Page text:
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Why We're Here and What We're Fighting For (on the UC Regents protest)
The following text was extracted from a flyer passed out at the UC Regents protest today, Oct. 18, 2006, by the organizers of the action. As the media misinformation about the demonstration hits the community, it's important for all of us to know the concerns that the students and workers were demanding be addressed.
Why We’re Here and What We’re Fighting For
A letter to the UC Santa Cruz community on the UC Regents’ visit
What are our concerns?
- The Regents are illegitimate, undemocratic and unaccountable
- Many UC workers continue to receive undignified and unlivable wages
- Our student fees continue to skyrocket as top-admins receive lavish bonuses
- The numerous social, environmental and educational repercussions of campus expansion
- The need to diversify the students and faculty, as well as provide racial & ethnic studies options
- The need to fully fund Student Initiated Outreach (SIO), retention, and academic prep programs
- The need to create a safe haven for immigrant/AB540 students
- The need to reprioritize academics, upping the quality of education (including supporting languages, writing, and journalism; ensuring teaching assistants for all classes that need them, etc).
- Immoral UC weapons research, including nuclear bombs at Lawrence Livermore and Los Alamos
What are we asking for?
1) Democratization of the UC system and UCSC
2) Fix It First! Before we even discuss the possible expansion of the campus, we need to seriously address the core issues that face our community (some of which are listed above). If this is not done, an expansion of the campus will also mean an expansion of the problems. If there are the resources to consider expansion, there are the resources to fix our university.
Why protest the UC Regents’ visit?
The UC Regents are the people in the UC system that ultimately call the shots. They’re undemocratic appointees who are concerned more with their personal interests than our education. When our tuition is raised, even when the UC system makes millions in profits, it’s because of the Regents. When nuclear weapons are designed in UC-run labs, it’s because of the Regents. And when affirmative action was banned in the UC system, it was because of the Regents (a ban that was only rescinded through years of struggle).
When we protest, we’re not only saying that we don’t recognize the legitimacy of the UC Regents, but that it is they, amongst others, who have caused the problems that we demand be fixed.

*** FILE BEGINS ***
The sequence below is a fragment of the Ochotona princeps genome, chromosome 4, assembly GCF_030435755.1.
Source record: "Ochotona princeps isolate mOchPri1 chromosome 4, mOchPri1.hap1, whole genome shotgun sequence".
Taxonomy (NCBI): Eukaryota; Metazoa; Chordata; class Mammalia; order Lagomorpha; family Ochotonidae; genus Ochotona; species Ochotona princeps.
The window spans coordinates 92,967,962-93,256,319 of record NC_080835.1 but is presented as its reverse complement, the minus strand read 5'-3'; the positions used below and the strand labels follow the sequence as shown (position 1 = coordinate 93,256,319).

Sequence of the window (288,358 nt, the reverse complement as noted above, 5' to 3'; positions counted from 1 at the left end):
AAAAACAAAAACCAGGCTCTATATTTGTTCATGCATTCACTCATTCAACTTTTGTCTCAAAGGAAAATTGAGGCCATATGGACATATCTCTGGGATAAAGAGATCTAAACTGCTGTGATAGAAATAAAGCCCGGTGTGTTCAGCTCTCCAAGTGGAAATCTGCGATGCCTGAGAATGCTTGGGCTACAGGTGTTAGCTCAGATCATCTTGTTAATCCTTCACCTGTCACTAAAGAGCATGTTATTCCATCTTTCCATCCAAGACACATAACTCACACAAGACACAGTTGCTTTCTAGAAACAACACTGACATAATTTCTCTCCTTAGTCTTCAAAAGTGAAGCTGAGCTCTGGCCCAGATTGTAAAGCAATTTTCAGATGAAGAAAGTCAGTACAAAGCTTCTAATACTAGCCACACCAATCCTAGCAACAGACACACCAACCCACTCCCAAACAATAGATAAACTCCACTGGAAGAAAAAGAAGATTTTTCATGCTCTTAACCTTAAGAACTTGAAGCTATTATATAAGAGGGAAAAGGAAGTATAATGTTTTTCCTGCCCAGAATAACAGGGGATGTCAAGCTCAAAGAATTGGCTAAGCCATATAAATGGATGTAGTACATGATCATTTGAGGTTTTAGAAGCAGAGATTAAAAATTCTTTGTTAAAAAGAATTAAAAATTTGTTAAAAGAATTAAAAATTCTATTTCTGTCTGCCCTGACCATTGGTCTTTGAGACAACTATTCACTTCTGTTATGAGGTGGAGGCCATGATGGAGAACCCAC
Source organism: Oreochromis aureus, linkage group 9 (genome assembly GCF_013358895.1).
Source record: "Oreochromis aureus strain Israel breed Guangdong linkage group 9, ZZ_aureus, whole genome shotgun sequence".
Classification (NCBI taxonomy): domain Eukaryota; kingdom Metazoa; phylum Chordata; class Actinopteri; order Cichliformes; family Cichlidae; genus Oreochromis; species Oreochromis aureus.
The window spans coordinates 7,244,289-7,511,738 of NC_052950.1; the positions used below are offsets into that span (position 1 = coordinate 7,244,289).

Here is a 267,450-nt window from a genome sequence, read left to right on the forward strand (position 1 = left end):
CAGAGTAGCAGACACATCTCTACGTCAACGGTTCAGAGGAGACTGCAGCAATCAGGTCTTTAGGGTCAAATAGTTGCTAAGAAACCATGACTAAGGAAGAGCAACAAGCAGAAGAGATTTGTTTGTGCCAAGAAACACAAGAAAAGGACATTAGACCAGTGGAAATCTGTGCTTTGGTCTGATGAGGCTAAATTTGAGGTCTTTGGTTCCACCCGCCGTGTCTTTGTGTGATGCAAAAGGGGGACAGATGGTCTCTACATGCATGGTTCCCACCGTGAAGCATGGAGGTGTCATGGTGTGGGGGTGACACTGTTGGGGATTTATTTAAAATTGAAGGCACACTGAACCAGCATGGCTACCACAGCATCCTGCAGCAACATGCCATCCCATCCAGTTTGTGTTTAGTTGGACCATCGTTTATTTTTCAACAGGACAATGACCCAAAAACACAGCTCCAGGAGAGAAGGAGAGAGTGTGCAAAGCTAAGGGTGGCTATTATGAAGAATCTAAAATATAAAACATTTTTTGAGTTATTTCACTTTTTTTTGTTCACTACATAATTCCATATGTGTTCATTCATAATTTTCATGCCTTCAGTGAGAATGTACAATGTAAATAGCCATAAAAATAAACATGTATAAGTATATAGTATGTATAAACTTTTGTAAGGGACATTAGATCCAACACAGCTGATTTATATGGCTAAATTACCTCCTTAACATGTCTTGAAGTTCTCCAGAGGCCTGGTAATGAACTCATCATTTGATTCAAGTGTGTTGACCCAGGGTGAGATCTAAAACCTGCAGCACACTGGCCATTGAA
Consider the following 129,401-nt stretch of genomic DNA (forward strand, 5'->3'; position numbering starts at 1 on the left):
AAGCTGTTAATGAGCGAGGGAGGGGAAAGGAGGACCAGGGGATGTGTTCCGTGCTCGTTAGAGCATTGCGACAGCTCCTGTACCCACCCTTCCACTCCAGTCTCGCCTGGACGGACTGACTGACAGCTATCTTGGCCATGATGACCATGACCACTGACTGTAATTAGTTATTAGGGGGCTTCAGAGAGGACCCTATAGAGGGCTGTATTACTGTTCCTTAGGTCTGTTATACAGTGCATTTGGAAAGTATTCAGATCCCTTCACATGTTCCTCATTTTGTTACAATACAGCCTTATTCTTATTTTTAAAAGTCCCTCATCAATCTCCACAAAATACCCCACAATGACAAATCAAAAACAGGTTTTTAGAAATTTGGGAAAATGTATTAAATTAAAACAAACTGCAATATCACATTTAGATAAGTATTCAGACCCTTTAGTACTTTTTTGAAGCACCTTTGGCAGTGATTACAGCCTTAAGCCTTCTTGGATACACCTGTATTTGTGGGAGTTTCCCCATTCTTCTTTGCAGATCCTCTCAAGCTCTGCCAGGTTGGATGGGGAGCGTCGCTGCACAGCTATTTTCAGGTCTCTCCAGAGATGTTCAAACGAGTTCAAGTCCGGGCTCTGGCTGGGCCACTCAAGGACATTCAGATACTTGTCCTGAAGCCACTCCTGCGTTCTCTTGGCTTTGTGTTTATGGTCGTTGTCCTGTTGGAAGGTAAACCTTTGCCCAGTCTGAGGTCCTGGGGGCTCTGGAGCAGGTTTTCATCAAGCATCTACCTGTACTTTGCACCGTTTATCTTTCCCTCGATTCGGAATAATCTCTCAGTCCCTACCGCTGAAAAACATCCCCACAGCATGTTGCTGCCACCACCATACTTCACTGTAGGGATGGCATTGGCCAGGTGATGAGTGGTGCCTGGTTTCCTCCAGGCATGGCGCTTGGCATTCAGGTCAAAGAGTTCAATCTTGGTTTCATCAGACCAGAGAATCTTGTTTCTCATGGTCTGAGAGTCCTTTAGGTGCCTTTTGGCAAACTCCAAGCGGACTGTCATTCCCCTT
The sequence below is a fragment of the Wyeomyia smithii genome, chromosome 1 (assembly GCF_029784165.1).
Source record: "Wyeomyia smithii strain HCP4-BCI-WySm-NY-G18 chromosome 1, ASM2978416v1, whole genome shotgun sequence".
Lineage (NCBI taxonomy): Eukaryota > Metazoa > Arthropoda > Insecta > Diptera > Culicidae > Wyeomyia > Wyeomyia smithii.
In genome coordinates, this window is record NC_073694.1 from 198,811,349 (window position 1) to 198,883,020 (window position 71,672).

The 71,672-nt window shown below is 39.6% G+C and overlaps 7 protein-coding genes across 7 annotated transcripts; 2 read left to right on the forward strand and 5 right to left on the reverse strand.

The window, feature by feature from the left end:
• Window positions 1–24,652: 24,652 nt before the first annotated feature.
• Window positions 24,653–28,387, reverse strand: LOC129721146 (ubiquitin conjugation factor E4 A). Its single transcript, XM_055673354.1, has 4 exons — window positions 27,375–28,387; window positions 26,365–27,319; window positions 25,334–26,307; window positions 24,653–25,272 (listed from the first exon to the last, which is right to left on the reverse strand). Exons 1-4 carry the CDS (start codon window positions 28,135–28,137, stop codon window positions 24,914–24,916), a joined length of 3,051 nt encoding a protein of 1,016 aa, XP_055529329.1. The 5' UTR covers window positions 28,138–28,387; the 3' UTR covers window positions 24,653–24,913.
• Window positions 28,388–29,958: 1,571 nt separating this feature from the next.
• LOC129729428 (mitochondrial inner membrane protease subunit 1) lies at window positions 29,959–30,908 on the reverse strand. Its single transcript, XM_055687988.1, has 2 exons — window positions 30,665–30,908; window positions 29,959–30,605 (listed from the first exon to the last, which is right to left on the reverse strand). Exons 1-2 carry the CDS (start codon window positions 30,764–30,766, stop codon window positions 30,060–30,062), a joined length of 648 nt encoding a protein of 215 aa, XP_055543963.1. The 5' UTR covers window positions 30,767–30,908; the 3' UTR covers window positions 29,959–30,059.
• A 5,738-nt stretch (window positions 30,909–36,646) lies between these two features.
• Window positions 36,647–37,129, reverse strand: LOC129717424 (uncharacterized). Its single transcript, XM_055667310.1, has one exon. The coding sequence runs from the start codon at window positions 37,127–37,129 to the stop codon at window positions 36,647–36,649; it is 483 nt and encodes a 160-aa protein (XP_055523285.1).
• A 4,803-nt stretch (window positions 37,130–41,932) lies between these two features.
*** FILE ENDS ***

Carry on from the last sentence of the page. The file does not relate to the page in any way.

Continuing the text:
But why mess with the public comment period?
We know that many in our community have serious issues that need to be communicated with the Regents. But we also know that the Regents have no real desire to address our concerns. It’s been 5 years since they’ve visited UCSC – and yet they just hold a couple short comment periods, giving us mere seconds to speak? Even this they do not because they’re interested in what we have to say, but because they’re required by law to hold public comment periods whenever they get together.
We’ve been to Regents’ meetings. We’ve made our speeches. We’ve tried to make them listen. But all they do is laugh, turn their backs, take naps, and kick us out of their meetings. The public comment period is not our few minutes of opportunity, but a farce intended to hold up an undemocratic and unaccountable system. When we reject this comment period and hold our own community speak-out, we are taking back our voices, taking back our university, and showing the world how we really feel.
Next steps from here
This is just the beginning. We’ve been silent too long as our university has been systematically undermined. Unless we continue our fight, the university we applied to will not be the university we graduate from. We can’t assume that those in power will make the right decisions - it’s not in their interests. Instead we have to trust ourselves. Its time we put the university in responsible hands – our own!
Concerned members of the UCSC community, including folks from AFSCME 3299, Asian/Pacific Islander Student Alliance (APISA), Bay Area Anarchist Council, Coalition of University Employees (CUE), Disorientation Guide, engaging education (e2), Labor Film Collective, Movimiento Estudiantil Chicana y Chicano de Aztlan (MEChA), Movement for Immigrant Rights Alliance (MIRA), The Project, Rainbow Theater, Save Our Languages (SOL), Students Against War (SAW), Students Informing Now (SIN), Student and Worker Coalition for Justice (SWCJ), Third World and Native American Students Press Collective (TWANAS), and United Auto Workers Members for Quality Education and Democracy (UAW-QUAD).